The big move from the nursing center to assisted living is scheduled for Sunday. What a long and winding road it’s been. While I’ll be relieved to get my mother in a safe place, finally, I know there’s a boatload of emotional work ahead of me. Mom will need time and patience to adjust. And so will I. -- Cindy La Ferle
– Top: Our family with my mom on Christmas night, at Woodward Hills nursing center cafeteria. My mother has been recovering at Woodward Hills following a week at Beaumont Hospital last month. Bottom photo: A detail from Mom’s new apartment at a local assisted living residence. –
Cindy La Ferle on August 18th, 2011
Field notes on an empty nest
Last week I found a bird’s nest on the brick walk leading to our backyard. I’m guessing the nest fell from a nearby silver maple; or maybe a neighbor found it while jogging and left it by the garden gate for us to admire.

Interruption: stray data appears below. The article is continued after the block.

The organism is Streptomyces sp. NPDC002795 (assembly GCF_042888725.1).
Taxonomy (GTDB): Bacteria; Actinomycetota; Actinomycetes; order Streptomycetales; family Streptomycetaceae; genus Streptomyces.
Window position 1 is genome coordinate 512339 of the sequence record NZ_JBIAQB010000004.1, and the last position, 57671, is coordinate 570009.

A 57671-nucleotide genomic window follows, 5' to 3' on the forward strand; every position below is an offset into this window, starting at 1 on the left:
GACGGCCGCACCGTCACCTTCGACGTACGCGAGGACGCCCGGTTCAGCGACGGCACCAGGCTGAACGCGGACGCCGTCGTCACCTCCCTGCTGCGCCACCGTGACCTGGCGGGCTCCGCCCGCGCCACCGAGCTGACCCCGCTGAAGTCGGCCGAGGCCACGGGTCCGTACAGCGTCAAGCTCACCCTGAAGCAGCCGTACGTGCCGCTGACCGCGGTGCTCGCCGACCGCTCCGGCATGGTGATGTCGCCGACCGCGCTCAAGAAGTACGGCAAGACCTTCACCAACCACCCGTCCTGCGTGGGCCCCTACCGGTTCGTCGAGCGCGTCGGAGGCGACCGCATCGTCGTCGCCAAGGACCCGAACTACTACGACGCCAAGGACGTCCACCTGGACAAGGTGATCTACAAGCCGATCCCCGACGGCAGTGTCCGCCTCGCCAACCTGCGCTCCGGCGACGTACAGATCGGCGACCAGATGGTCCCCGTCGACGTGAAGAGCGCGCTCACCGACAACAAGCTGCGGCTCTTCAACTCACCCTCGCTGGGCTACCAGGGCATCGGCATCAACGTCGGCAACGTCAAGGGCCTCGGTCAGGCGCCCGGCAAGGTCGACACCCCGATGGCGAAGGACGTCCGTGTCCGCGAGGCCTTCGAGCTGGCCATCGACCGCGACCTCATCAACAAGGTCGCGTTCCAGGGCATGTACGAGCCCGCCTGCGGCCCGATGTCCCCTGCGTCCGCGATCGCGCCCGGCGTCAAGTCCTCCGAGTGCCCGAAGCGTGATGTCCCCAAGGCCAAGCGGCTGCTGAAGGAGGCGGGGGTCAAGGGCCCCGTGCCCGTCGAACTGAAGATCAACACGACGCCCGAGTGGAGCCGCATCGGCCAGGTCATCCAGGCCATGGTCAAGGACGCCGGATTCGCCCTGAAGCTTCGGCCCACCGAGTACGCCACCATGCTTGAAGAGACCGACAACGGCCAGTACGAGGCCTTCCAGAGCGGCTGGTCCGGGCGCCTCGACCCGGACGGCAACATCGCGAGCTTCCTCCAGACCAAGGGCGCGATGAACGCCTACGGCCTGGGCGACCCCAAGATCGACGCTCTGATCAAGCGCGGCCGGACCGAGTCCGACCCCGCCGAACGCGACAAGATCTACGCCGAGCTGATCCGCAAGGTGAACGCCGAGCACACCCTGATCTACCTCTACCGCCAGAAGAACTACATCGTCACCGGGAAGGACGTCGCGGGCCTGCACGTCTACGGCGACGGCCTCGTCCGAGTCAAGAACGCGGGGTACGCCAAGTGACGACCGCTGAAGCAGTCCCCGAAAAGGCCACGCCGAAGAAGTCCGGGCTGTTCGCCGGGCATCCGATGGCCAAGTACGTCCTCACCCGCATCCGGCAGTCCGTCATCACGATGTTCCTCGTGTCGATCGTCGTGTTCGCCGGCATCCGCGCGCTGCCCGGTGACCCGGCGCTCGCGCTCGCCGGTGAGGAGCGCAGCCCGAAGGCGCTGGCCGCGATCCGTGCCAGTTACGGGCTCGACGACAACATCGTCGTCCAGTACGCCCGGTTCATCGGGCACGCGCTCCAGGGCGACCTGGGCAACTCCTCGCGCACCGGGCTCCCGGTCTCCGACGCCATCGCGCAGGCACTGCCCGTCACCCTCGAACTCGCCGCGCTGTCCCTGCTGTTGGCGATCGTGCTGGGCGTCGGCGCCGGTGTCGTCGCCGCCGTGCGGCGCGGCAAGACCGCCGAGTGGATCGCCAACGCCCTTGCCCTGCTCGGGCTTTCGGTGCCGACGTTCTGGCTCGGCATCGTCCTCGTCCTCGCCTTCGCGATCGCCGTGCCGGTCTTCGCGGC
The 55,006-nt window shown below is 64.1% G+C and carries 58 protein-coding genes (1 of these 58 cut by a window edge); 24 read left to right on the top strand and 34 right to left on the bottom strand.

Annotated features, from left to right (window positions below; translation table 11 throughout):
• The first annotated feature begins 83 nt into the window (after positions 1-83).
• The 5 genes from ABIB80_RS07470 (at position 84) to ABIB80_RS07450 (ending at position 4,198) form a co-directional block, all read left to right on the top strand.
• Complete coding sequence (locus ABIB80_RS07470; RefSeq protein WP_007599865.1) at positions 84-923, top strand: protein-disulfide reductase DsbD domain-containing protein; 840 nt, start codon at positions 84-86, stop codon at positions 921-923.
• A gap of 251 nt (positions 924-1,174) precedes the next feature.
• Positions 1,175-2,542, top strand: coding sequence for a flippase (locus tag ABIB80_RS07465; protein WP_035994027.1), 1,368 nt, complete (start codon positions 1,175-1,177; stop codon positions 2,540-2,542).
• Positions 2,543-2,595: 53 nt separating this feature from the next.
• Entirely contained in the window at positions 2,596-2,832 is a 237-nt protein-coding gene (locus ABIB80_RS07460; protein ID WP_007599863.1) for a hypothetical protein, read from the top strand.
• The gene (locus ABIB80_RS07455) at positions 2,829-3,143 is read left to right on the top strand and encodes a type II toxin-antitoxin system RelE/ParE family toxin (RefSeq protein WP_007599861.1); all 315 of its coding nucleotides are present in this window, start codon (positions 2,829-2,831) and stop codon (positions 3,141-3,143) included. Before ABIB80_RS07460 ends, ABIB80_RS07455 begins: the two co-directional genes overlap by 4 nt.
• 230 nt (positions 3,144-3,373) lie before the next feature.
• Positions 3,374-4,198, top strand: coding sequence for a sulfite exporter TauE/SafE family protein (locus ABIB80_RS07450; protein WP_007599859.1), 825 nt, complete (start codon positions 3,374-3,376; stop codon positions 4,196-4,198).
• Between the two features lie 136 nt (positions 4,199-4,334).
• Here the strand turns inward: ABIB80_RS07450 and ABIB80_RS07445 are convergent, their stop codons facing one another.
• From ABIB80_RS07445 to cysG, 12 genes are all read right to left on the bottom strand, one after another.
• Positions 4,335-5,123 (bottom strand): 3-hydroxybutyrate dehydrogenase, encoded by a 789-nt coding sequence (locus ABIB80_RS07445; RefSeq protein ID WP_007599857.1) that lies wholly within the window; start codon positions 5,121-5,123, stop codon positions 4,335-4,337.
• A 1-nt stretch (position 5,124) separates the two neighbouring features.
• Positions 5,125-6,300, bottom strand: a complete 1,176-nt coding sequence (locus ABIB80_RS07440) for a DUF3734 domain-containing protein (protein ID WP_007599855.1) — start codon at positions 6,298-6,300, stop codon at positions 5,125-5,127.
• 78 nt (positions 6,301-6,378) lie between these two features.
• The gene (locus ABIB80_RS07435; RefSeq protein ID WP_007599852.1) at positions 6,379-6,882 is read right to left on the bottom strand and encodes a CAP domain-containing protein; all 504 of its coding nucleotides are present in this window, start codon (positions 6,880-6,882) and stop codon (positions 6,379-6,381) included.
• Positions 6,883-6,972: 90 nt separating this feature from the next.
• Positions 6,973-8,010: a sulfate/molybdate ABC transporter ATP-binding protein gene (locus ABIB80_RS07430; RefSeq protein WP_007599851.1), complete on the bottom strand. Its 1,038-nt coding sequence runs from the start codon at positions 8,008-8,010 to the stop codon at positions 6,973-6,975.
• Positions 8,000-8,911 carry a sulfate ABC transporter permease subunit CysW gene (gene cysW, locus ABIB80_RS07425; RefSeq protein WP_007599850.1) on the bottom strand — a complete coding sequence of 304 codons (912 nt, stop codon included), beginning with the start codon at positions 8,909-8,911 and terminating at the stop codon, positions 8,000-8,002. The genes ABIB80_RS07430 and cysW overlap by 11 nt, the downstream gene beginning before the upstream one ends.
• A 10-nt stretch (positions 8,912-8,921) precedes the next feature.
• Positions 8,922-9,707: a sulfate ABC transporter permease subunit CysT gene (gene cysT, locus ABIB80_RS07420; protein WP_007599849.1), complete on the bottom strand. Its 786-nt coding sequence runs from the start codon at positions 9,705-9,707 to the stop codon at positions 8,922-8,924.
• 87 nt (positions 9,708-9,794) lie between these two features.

Not much larger than a cereal bowl, the nest now perches indoors on a shelf near my desk. Crafted from hundreds of delicate twigs, strands of grass, and patches of moss, it’s truly a work of art — and a timely reminder to prepare for my son’s return to college after the long summer break.
Children of baby boomers are heading off to college in greater numbers than children of previous generations. At the same time, the age-old ritual of “letting go” is the final frontier for those of us who’ve made child rearing a major focus of our adult lives.
I’ve been discussing this tender rite of passage with other middle-aged parents. And we all agree there has to be a better term to describe our next season of parenting – something that doesn’t sound as final or forlorn as “The Empty Nest.” Our nests, after all, are not completely empty. Not yet. My only child, for example, still has a bedroom here at home in addition to a loft in a crowded dormitory four hours away in South Bend, Indiana.